Kevin Drum

Sphere of Influence

| Mon Feb. 16, 2009 1:05 PM EST
SPHERE OF INFLUENCE....In the LA Times, Megan Stack reports that Russia is playing both parts in a good-cop-bad-cop routine directed at the United States:

In recent days, Russian officials have rushed forward to offer logistical help to NATO troops in Afghanistan — at the same time dipping into a dwindling budget to offer impoverished Kyrgyzstan more than $2 billion in an apparent payoff for ejecting a U.S. military base crucial to the war against the Taliban.

In fact, Russia is tugged between two strong, conflicting impulses. It distrusts U.S. motives, especially when it comes to America's penetration of former Soviet states. But Moscow's sense of invulnerability appears shaken by falling oil prices and the precarious economy. Many analysts believe the Kremlin is looking for an opening to make nice with the West. Nearby Afghanistan, where instability also spells danger for Russia, presents a handy opening.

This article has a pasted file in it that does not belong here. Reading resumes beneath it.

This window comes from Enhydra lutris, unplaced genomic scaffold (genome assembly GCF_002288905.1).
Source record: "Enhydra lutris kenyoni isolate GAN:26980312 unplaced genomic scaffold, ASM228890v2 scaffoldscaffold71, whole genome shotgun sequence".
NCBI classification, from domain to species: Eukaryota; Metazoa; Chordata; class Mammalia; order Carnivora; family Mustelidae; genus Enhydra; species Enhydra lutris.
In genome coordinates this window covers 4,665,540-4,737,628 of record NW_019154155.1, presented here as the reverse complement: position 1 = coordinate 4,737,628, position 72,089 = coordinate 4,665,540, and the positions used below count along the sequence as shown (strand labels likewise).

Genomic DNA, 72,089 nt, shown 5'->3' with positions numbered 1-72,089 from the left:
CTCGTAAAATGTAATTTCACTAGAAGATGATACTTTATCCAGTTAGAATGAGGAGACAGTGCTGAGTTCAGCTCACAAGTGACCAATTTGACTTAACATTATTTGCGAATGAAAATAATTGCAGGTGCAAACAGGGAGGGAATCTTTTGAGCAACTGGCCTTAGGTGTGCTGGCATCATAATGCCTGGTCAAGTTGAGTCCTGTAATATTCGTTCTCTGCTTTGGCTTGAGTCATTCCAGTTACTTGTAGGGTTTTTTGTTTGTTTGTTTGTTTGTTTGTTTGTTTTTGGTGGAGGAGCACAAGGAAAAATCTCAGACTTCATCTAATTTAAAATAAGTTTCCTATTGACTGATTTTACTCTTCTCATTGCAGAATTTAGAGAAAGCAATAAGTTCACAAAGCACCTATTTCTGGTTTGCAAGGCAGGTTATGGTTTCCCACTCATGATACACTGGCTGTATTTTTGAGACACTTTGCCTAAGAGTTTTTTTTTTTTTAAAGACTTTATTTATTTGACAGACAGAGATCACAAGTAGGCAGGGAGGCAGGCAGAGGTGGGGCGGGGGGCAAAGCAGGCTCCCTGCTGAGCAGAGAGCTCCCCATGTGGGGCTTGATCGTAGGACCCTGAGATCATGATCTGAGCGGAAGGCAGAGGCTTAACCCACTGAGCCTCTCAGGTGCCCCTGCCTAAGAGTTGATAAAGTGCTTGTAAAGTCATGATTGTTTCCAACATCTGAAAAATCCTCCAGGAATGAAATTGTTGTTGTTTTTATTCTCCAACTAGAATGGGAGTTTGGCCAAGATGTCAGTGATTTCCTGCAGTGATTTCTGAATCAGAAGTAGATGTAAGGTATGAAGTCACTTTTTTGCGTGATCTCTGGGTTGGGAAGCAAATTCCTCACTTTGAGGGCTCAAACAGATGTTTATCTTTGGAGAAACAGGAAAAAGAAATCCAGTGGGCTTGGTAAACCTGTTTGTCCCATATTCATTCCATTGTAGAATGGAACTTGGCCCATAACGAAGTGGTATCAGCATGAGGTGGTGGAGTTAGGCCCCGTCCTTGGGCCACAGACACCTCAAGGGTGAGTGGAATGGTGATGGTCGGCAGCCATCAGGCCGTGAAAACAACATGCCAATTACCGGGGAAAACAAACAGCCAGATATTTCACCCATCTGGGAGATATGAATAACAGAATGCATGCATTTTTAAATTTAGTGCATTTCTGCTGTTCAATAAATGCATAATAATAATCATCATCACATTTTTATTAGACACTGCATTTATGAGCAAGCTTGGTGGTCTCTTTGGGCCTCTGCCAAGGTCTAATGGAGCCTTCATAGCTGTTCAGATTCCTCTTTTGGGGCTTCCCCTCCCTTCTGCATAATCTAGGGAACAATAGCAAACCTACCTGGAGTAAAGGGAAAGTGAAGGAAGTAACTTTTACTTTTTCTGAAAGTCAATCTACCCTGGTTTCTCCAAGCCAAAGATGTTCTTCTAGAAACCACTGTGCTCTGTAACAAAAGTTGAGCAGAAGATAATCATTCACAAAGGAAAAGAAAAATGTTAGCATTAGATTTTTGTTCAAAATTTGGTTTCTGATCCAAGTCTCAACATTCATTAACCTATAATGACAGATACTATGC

And so Russian officials offer help with one hand, lash out with the other.

....The message from Moscow these days appears to be that the United States should not expect to cut deals with the Kremlin-backed governments of Central Asia. If Obama wants something from the region, he'll have to ask Moscow.

The key question seems to be: how scared is Putin of Islamic extremism near Russia's border?  And how badly do we want Russian help?  Stay tuned.

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Treasury Bubble Watch

| Mon Feb. 16, 2009 12:36 PM EST
TREASURY BUBBLE WATCH....Is the appetite for treasury bonds with minuscule yields finally waning?  The Wall Street Journal reports:

Time and again the U.S. Treasurys market has escaped the correction many believe is inevitable for a market that is so buoyant, it could be mistaken for a bubble. This week, it may not be so fortunate.

Prices of government bonds started to fall Friday, ahead of the vote by the House of Representatives that approved the $789.5 billion stimulus package. This decline could be the beginning of the capitulation the market has been bracing for since the administration of President Barack Obama took over, with promises of a recession-era boom in government spending.